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BOEING TEAM SELECTED FOR JTRS

25 Jun 02. In an announcement delayed from yesterday, the U.S. Army’s Communications-Electronics Command (CECOM) announced that the Boeing Company [NYSE: BA] Joint Tactical Radio System (JTRS) Cluster 1 team consisting of Boeing, Rockwell Collins, BAE SYSTEMS, Harris and TRW has been selected to provide the Cluster One requirement for JTRS. JTRS is the first truly software-defined radio communications system for the Department of Defense. If fully executed, the baseline plus options could potentially total more than $2bn.

The JTRS Joint Program Office has developed the architecture definition, design and validation of prototypes and independent industry validation. The software will be housed in the JTRS JPO reuse Library which will be available for all contractors bidding the other three clusters. The total requirement is for 260,000 radios.

The Cluster One segment includes the development and supply of 107,000 vehicular radios; Cluster Two the hand-held and manpacks; Cluster Three Maritime and Fixed facilities; Cluster Four Air Force and Naval Airborne.

Boeing, as prime system integrator, formed a strong, cooperative partnership with industry experts in radio development and manufacturing, as well as in airborne, space and ground platform integration to bring an innovative, best-value systems solution to the warfighter. Principal team members include TRW Tactical Systems Division of Carson, Calif.; Rockwell Collins of Cedar Rapids, Iowa; and BAE SYSTEMS CNI Division of Wayne, N.J. (a division of the BAE SYSTEMS North America Group), who is partnered with Harris Corporation of Rochester, N.Y.

Both Harris and BAE SYSTEMS recently announced two JTRS compliant systems.

On June 13th, BAE SYSTEMS completed a first-ever live demonstration of a Joint Tactical Radio System (JTRS) network.

The demonstration was presented to members of the U.S. Army-led JTRS project
team and the JTRS Joint Program Office (JPO).

This represents the first successful networking using a Carrier Sense Multiple
Access (CSMA) waveform in a JTRS Software Communication Architecture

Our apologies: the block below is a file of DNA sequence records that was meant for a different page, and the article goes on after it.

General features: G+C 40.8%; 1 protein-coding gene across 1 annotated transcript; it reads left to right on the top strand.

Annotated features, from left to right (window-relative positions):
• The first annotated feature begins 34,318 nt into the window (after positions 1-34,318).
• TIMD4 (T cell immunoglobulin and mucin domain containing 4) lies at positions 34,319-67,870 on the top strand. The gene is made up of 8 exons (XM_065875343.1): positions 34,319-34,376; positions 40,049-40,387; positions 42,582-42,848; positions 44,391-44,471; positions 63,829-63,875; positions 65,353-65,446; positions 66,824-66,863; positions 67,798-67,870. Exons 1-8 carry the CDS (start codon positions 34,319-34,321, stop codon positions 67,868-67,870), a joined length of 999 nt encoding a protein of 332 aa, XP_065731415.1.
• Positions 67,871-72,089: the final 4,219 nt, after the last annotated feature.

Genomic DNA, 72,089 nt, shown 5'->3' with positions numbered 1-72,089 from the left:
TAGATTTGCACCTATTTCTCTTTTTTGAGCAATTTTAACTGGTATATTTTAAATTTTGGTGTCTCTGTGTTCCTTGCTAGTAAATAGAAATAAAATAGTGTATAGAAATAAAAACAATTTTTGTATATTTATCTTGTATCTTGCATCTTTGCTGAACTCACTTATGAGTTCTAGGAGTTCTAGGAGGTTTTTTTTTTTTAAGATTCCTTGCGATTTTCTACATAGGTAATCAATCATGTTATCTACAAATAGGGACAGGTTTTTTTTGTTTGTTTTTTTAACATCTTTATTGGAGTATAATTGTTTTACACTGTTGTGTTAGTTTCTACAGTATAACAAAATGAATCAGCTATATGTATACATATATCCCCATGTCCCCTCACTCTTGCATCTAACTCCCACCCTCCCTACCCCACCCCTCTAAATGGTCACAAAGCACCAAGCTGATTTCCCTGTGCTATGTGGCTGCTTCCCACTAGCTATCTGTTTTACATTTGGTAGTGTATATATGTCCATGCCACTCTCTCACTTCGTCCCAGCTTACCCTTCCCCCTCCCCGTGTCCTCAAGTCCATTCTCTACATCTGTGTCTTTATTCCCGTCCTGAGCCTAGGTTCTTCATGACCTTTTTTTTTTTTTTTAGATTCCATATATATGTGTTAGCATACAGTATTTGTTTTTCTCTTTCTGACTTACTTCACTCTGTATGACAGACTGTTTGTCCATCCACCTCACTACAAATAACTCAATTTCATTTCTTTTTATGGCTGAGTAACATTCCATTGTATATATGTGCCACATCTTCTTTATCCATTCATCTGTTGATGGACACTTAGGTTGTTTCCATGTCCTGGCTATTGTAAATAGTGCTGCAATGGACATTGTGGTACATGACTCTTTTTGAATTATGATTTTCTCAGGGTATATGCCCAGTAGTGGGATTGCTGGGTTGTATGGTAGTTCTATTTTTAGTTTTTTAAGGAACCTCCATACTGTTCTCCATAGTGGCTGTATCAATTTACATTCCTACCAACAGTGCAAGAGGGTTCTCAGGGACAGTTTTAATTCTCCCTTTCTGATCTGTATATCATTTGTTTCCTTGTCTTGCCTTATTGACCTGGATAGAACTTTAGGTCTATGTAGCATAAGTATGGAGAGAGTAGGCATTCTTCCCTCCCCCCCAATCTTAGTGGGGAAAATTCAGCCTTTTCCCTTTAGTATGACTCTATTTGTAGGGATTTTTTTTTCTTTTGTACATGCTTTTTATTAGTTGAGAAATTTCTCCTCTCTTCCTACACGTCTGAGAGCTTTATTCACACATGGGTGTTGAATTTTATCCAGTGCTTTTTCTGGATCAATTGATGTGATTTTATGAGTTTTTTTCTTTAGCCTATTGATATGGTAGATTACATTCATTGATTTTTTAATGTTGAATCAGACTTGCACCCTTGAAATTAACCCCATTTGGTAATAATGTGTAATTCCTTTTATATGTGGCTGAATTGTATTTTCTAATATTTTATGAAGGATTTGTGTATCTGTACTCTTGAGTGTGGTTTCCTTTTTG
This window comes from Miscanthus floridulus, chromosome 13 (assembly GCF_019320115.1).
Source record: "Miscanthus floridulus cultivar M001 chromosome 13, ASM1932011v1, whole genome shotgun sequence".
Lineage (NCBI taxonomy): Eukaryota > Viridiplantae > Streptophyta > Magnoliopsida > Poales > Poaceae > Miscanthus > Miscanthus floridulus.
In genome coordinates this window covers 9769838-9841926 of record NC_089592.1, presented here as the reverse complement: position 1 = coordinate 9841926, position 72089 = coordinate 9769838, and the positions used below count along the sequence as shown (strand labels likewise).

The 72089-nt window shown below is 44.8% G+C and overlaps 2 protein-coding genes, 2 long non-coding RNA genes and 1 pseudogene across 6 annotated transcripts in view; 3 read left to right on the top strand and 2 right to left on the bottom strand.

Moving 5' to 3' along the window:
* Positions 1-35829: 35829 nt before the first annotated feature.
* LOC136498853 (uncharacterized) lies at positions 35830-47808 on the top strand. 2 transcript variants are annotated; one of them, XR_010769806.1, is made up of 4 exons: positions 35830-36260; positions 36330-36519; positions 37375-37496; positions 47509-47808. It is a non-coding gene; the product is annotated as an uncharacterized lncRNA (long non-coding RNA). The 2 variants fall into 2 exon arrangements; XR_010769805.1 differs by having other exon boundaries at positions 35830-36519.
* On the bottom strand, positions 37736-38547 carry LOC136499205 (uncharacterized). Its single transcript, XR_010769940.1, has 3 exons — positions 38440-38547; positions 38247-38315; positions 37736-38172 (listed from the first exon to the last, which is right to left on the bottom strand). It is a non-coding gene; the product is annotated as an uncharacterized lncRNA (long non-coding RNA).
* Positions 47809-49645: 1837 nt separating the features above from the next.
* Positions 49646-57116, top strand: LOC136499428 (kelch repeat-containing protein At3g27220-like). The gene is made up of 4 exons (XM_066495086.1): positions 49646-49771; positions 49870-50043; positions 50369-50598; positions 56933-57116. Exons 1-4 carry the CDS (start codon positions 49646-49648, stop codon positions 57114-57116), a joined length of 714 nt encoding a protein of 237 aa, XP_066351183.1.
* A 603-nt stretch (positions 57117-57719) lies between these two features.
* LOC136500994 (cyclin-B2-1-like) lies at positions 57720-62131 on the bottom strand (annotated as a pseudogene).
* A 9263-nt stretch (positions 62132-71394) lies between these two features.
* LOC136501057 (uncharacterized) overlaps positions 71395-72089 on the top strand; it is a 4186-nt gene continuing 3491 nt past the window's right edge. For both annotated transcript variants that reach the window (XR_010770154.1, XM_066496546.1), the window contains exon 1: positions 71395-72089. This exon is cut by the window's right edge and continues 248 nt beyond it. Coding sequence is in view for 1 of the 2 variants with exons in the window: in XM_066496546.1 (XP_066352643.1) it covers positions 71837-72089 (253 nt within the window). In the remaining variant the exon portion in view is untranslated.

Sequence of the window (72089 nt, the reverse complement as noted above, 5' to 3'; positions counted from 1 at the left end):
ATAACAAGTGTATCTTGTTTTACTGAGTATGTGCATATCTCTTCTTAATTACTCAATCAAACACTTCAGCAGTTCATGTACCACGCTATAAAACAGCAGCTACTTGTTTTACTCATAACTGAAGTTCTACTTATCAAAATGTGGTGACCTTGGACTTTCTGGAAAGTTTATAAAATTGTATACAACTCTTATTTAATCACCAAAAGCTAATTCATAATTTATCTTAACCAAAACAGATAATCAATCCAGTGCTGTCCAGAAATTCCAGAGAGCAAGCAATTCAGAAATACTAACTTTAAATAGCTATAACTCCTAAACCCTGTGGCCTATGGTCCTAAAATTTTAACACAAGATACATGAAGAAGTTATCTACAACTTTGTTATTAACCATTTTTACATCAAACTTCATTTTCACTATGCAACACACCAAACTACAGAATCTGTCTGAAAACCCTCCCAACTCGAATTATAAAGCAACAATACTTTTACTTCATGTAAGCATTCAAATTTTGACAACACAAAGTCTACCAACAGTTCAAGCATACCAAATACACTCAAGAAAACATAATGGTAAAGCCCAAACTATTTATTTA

environment. CSMA describes how a networking protocol regulates communication
among nodes. Within BAE SYSTEMS’ System Integration Laboratory, five networked
engineering development models demonstrated:

frequency hopping (a form of wireless communications in which the frequency of the transmitted signal is deliberately varied)
link adaptation (varying transmit power levels, forward error correction rate, and message transmission burst rate automatically as conditions change)
network self-healing (the ability of nodes or users to join or drop from the network without affecting the integrity of the network)

On June 11th, Harris announced that it will offer a software-defined handheld radio in compliance with the Joint Tactical Radio System (JTRS) program. Demonstration units of the radio will be available mid-2003.

“The new Harris JTRS-compliant handheld radio will be available for the critical Cluster 2 assessment phase, ” said Andy Adams, director of product management,
Harris RF Communications Division. The Cluster 2 phase of the JTRS procurement involves the acquisition of manpack and heldheld units.

“Harris is aligning the development approach of our JTRS-compliant handheld with the DoD’s evolutionary acquisition strategy,” continued Adams. “Alignment is key
to developing a handheld radio that is in sync with the evolving technology requirements of the warfighter.”

This announcement is a blow to the Raytheon-led Team Futara, the other bidder which some observers suggested was a dream team of Raytheon, ITT, General Dynamics, Thales, TRW, SAIC and ViaSat (See BATTLESPACE UPDATE Vol.4 ISSUE 25, June 23rd 2002)

“The need for fast, reliable exchange of situational awareness and command and control information is vitally important to ensure the mission success and safety of America’s Armed Forces as they protect an

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